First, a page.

Chicago’s Hawthorne Race Course has taken a step towards securing approval to develop a casino on its site, while also securing a master sports wagering license.
The racetrack, founded in 1891, is the longest-running legal gambling business in Illinois, and yesterday saw its ownership and key personnel granted preliminary suitability to secure a casino license by the Illinois Gaming Board.
“It’s really hard to put into context what this means for the very hardworking people of the Illinois racing industry,” said Tim Carey, president and chief executive of Hawthorne Race Course.
“It means horsemen will be able to keep their businesses and families in Illinois. It means showcasing this historic sport to a new generation of fans. It means creating a truly unique, first-of-its-kind entertainment experience that won’t exist anywhere else in Illinois.”
The track plans to expand its offering beyond horse racing by adding slots and table games, as well as a sportsbook, to be developed in partnership with Australian betting operator PointsBet.
The venue will also feature dining amenities, with construction to be used to upgrade its racing operation, and revamp current betting facilities.
“I think a lot of people may have expected us to simply put some slot machines and tables into our existing facility, but we’re going to substantially raise the bar on the Chicagoland casino experience,” Kevin Kline, Hawthorne’s chief executive of gaming, said.
“As an independent operator, Hawthorne is like a 130 year old start-up business, and we are going to lead with innovation, excitement and a culture that celebrates our customers and empowers our team members every day,” he continued. “We’re going to break the mold on what a regional integrated casino, racing, and entertainment destination can be.”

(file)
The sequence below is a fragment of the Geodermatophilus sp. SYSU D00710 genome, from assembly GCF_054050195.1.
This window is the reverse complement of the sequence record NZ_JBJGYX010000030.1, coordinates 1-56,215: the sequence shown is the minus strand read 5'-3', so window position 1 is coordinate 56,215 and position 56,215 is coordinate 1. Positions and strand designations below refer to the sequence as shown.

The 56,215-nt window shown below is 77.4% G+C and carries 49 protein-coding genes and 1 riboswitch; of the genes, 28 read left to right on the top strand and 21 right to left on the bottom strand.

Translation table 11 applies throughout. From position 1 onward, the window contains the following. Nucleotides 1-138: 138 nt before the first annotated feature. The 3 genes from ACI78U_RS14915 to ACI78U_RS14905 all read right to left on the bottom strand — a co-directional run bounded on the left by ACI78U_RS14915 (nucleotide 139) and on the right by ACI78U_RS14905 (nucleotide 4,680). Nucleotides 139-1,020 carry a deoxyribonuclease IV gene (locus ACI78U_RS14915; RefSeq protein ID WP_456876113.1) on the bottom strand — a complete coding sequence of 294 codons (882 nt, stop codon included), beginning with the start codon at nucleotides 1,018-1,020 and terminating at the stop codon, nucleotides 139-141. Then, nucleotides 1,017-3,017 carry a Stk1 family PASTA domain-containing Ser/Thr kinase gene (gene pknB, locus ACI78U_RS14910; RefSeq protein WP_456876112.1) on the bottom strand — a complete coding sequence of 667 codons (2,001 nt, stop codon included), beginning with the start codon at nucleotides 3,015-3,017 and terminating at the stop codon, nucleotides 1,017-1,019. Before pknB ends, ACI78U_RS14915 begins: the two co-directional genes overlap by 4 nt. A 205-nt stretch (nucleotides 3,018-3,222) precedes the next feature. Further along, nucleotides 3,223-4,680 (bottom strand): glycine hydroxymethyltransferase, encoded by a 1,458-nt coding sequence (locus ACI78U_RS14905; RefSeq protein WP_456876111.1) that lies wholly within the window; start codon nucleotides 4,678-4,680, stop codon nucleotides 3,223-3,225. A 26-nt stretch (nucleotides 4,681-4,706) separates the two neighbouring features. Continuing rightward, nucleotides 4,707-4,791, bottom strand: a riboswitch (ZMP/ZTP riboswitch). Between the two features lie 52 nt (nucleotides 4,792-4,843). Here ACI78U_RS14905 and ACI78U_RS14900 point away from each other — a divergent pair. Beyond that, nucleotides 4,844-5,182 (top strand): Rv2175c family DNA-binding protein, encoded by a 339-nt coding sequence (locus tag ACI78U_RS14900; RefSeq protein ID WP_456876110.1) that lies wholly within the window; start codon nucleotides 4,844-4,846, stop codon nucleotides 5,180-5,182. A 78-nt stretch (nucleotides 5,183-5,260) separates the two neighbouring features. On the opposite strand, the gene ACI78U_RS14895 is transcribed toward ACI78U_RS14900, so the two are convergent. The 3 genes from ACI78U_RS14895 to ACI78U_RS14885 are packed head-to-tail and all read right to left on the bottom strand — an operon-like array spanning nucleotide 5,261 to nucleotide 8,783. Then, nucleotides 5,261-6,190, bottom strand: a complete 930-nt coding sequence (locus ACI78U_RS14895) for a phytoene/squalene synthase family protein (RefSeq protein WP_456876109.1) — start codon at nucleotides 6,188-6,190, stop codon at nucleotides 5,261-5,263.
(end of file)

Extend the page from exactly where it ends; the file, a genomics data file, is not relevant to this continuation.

While the opening of the venue will be contingent on securing all necessary approvals, including a full casino license, Hawthorne plans to begin construction and renovations in September this year, with a view to opening the venue in late 2021.
Revenue from casino gaming will be used to support horse racing, with 18% of money generated to go into horse racing purses, helping support Hawthorne’s core business.
Its expansion into new verticals was facilitated by Senate Bill 690, the gaming expansion bill ratified by Illinois Governor J.B. Pritzker in July 2019. As well as allowing racetracks to launch casino gaming, it also legalized sports betting, for which Hawthorne was yesterday awarded a Master License.
The venue has partnered Australia’s PointsBet, which was awarded a temporary operating permit earlier this month, for its move into legal betting.
PointsBet now plans to launch sports betting in the state by the end of August this year. As well as offering a mobile product and betting at the track, it will also operate there off-track betting shops (OTBs) in the greater Chicago area.
Governor Pritzker this week allowed a temporary suspension of the in-person registration requirement to lapse, meaning players will need to travel to venues to sign up for a mobile betting account. However, PointsBet noted that Hawthorne’s location in the Chicago metropolitan area meant it was ideally placed, with the Chicago metropolitan area hosting 75% of Illinois’ population.
Earlier his week PointsBet reported a 190.9% year-on-year increase in revenue for its 2019-20 fiscal year. Revenue for the 12 months to 30 June jumped to AUD$82.1m, thanks to a strong performance by its core Australian business, with its US operation reporting revenue of AUD$7.0m.
The operator plans to follow its Illinois roll-out with launches in Colorado and Michigan.